Stop showing me your old pictures, says Roger Lewis
The other day, I came across box upon box of old photographs. The children growing up, birthday parties, trips to safari parks, days out on the beach. There was that predictably melancholy frisson, seeing my parents younger than I am now, plus other dead relatives and long-lost friends – people less bald, unfat, not yet divorced or let down by life.
But though the archive is of interest to me, it is of no consequence to anyone else – and I was reminded that the most boring hours of my life have been spent having to look at other people’s photographs, particularly holiday photographs, simulating polite interest and curiosity.
In my childhood, an uncle and auntie who were teachers, and hence had loads of paid free time, would come round armed with their photographs for what were called ‘slide evenings’. A bedsheet was pinned on the wall, a projector set up on my mother’s ironing board, and we’d sit there in the dark gazing at these several hundred Kodachrome images of alpine ski huts or three-star half-board hotels in the Balearics.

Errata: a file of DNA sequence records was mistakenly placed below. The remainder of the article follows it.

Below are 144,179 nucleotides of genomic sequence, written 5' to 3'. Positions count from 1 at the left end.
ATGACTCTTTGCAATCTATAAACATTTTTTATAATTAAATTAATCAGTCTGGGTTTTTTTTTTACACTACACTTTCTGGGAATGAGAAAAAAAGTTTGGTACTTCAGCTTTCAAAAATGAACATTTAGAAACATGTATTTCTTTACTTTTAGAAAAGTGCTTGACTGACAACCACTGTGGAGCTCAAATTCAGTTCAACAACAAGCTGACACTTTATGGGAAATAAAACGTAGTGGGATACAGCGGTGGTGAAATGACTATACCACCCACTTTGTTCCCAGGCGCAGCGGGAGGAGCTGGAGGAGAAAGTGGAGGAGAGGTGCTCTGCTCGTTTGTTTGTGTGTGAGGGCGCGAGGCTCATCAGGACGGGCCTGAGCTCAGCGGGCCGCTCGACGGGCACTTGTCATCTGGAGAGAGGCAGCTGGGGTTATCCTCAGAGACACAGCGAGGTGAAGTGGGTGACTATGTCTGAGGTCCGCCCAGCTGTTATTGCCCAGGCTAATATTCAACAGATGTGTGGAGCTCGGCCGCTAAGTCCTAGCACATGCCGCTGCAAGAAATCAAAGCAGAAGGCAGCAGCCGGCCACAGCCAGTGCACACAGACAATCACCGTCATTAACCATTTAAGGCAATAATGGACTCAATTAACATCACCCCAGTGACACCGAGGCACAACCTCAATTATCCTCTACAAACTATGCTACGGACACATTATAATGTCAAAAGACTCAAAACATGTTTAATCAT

It was all very boastful. We never went further than Tenby, and there only occasionally. Abroad was very fancy in the sixties. It also looked tedious. ‘Here’s Auntie Marion by a wall.’ ‘Here’s this nice couple we met from Tredegar who got locked out on their balcony.’ ‘Here’s Uncle Eifion trying a stuffed pepper.’
People are still liable to inflict their albums on the innocent, the trapped. In France quite recently, when conversation had flagged, our neighbours showed us their immaculately arranged photographs of a trip to Thailand, which was evidently a highlight of their existence. It was like a very protracted documentary on a duff telly channel, no fact or figure excluded. Nowadays, with video footage on mobile phones, the parallel is frighteningly exact.
The point, I think, about holiday pictures, apart from the one-upmanship, the implicit bragging, is that by proving a fortnight has been spent in Borneo or Alaska, people feel they have been made momentarily exotic by travel – the flying fish, the sarongs, the garlands of paper flowers.
To me, though, it is all more evidence of how humdrum everyone actually is.